Madrid regional premier Ignacio González announced Monday the largest cut in personal income tax so far applied by any region. The 0.4-percentage-point cut means that anyone earning up to 17,707 euros, the lowest income bracket, will see their tax rate trimmed from 11.6 to 11.2 percent.
Other regions run by Prime Minister Mariano Rajoy’s Popular Party, including Galicia and Extremadura, have also made cuts to the portion of income tax under their control, but González’s manages to go slightly beyond the symbolic. The Madrid regional leader has defied the central government on several occasions of late, last week agreeing to a private line of credit to pay suppliers rather than sign up to the Finance Ministry’s scheme. González, along with his predecessor Esperanza Aguirre, attended a protest in Madrid against a European Court of Human Rights decision on Spain’s terrorist-sentencing practices, an event which the PP supported but which was shunned by government members.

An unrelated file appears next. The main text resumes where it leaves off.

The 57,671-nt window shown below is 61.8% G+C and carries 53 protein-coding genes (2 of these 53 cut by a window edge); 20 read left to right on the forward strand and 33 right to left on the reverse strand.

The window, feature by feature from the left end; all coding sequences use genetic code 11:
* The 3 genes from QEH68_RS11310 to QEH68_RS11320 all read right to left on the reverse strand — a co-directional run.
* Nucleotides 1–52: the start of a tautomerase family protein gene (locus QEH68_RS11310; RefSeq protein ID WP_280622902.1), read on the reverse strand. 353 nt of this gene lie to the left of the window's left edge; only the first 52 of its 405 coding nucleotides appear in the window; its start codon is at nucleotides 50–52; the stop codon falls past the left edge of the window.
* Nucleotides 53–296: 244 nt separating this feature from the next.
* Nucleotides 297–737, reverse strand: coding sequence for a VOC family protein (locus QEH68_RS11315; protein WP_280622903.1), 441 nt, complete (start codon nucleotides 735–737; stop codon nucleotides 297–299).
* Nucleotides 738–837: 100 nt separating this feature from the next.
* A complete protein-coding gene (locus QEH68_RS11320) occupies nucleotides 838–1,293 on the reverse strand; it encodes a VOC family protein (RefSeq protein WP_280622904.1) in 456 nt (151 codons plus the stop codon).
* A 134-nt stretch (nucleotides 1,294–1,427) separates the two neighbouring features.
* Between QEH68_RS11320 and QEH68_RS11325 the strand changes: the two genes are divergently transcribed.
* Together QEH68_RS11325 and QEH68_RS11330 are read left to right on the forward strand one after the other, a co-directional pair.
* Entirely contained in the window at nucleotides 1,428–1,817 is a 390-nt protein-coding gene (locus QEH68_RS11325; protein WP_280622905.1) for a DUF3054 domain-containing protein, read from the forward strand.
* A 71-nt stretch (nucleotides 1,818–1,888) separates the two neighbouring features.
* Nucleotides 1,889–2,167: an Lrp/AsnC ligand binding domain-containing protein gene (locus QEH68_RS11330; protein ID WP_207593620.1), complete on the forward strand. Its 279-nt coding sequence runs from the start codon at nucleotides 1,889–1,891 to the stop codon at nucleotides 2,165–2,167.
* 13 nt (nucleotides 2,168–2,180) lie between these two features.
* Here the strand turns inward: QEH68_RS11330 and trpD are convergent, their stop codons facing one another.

Rajoy´s government decided to raise income tax on a “temporary” basis in 2012, extending the measure this year and admitting that the increase will remain in place until 2015.
González also announced a break on the tax for purchasing a second-hand home to six percent, the lowest in the country, and a 25-percent reduction in the tax on notary and mortgage documents. The so-called "health cent" imposed on the region's 65,000 transport workers is also to be scrapped.
The regional government calculates Madrid's citizens will save a total of 357 million euros a year via these cuts.